problem 1: A statistician is investigating the 'home ground' eect and is studying 20 football games, of which 14 were won by the home team and 6 by the visitors. Thus the game is a Bernoulli trial with a home win counted as a 'success'. The R idiom is:
games <- c(14,6)
because 14 games were wins for the home side and 6 were won by the visitors.
a) If the games are independent, what distribution species the number of home wins?
b) What is a sensible null hypothesis to use in this context?
c) Using chisq.test(games), or otherwise, give a p-value for the observation.
d) Interpret your p-value in such a way that a football commentator (who is not a statistician) would understand.
e) NB: harder. Bearing in mind the precise denition of a p-value [that is, the probability, if the null is true, of obtaining our observation or one more extreme], and the fact that in this context 'more extreme' means 'more home wins' [that is, 14 or more home wins], use dbinom() to find out a p-value for our observation.
problem 2: You will recall the function pnorm() from lectures. Using this, or otherwise, find outd the probability of a standard Gaussian random variable exceeding 1.3.
Using table(), or otherwise, verify your result numerically. You may find a sketch helpful here.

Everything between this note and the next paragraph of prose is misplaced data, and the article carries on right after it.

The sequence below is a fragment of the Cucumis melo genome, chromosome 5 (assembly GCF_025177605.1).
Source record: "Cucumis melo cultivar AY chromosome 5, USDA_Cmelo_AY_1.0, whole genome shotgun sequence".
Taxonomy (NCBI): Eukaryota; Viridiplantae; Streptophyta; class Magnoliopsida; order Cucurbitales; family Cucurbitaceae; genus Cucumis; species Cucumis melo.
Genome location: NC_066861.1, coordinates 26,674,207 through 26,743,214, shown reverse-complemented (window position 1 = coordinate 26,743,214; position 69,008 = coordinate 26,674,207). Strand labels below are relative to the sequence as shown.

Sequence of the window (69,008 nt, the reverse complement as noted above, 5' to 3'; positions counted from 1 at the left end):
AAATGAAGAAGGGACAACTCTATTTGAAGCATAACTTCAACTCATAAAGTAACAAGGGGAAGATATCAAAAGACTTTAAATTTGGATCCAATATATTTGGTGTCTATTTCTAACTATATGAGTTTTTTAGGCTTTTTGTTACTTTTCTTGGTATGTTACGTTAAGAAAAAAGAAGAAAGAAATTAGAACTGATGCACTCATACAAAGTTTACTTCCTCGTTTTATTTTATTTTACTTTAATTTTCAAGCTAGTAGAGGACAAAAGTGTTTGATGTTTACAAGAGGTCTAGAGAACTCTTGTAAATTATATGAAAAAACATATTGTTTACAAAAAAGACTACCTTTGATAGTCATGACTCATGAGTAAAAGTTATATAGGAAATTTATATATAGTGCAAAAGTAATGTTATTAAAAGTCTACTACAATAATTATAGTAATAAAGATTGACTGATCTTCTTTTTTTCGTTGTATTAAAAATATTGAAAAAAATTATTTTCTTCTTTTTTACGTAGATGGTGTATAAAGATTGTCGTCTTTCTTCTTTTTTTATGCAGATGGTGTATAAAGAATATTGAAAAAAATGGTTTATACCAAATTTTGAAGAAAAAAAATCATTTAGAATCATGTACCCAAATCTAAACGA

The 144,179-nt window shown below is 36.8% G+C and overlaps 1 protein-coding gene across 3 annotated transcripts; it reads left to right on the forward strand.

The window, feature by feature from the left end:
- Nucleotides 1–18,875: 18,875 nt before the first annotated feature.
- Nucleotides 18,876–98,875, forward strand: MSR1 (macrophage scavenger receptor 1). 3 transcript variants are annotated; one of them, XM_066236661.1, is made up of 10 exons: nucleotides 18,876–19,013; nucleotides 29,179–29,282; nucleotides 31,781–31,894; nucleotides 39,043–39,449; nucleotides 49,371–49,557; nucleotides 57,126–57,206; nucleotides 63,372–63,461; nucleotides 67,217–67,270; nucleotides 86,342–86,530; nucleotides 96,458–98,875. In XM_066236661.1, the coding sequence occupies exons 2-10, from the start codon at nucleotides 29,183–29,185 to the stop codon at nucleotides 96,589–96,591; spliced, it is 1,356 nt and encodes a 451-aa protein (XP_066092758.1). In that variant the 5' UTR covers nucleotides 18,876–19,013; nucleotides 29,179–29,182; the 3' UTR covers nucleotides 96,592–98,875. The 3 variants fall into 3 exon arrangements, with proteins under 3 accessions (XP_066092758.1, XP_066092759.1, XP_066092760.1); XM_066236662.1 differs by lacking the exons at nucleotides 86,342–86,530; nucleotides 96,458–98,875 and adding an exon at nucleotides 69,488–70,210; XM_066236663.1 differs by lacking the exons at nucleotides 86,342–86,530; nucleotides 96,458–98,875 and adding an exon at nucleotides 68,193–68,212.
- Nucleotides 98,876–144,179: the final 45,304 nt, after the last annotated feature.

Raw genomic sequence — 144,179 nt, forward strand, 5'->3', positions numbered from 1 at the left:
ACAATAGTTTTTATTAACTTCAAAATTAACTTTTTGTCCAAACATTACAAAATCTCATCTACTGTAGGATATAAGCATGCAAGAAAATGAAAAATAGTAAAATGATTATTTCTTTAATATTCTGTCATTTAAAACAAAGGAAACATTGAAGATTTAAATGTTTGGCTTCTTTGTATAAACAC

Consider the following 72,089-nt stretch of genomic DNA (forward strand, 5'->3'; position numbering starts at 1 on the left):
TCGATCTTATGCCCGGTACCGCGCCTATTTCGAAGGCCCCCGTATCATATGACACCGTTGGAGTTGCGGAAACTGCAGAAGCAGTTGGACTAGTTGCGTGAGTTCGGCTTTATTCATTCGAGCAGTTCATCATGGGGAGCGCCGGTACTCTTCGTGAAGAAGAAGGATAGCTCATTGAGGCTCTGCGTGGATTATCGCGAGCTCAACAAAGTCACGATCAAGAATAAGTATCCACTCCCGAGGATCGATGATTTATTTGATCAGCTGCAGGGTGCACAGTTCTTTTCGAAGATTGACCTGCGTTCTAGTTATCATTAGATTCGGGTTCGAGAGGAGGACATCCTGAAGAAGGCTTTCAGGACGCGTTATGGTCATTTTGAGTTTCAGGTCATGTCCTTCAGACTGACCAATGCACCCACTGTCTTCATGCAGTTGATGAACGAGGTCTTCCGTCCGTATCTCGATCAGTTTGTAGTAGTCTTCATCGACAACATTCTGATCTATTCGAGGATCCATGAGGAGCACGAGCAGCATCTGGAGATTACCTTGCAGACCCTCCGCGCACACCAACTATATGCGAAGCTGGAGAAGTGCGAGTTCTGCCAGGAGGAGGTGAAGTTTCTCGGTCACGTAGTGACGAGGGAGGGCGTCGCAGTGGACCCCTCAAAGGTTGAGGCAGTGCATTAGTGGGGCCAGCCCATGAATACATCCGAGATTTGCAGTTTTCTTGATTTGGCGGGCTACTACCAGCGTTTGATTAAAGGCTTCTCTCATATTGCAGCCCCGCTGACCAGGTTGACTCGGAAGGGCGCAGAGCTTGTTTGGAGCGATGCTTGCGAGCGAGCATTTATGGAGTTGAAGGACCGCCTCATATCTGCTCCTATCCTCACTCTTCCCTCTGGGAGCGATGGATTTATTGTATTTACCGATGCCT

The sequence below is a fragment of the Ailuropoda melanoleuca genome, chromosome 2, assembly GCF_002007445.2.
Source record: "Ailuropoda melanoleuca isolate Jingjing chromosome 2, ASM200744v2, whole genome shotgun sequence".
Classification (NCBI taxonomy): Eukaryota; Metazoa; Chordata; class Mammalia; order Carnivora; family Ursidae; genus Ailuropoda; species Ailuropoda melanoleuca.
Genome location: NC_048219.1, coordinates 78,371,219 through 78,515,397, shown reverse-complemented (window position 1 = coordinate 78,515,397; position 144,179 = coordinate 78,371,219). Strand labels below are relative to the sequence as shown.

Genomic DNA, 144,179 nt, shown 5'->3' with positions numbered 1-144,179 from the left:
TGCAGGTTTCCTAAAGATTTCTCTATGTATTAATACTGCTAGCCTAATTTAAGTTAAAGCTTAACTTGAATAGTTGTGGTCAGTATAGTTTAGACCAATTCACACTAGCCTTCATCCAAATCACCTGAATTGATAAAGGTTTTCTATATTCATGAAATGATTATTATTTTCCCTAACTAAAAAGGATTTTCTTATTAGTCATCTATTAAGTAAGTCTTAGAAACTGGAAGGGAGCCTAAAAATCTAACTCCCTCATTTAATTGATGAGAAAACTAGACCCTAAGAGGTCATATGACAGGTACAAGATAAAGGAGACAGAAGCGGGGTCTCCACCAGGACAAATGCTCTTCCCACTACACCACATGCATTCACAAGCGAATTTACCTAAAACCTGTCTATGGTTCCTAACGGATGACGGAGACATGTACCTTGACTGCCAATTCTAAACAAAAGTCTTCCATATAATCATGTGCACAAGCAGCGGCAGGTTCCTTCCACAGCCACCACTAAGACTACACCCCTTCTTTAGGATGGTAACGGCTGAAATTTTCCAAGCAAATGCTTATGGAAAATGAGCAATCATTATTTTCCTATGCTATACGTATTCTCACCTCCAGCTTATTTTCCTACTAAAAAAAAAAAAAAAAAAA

problem 3: A scientist measures the temperature of melting platinum using a new type of thermometer. The temperature of the metal is known to be exactly 1768.3 centigrade. The measurements are as follows:
c(1770.1, 1771.1, 1769.19, 1769.5, 1767.32, 1768.67, 1768.22)
a) What is the mean of these observations?
b) In the context of hypothesis testing, and bearing in mind that it is not known whether the new thermometer overpredicts or underpredicts temperature, is a one-sided or two-sided test indicated? Justify your answer.
c) Conduct a Student t-test for the hypothesis that the mean of the temperatures is 1768.3 (you may use the mu argument of t.test() here). State whether the observations are signicantly dierent from the known value.
d) Interpret the result of the statistical test in a way that the scientist, who is not a statistician, could understand.
e) Harder. Under what circumstances would a one-sided test be appropriate?
problem 4: A medical researcher has 100 bone cancer patients in a study. Each patient's condition is one of six types, type "A" to type "F". The 100 patients split as follows:
x <- c(11, 25, 10, 21, 16, 17)
Thus there are 11 patients with condition "A", 25 patients with "B", and so on.
Using chisq.test(), or otherwise, test the null hypothesis that the six conditions are equally likely; report your p-value.
Is there evidence that the conditions are not equally probable? Interpret your nding in such a way that a busy oncologist, who is not a statisician, could understand.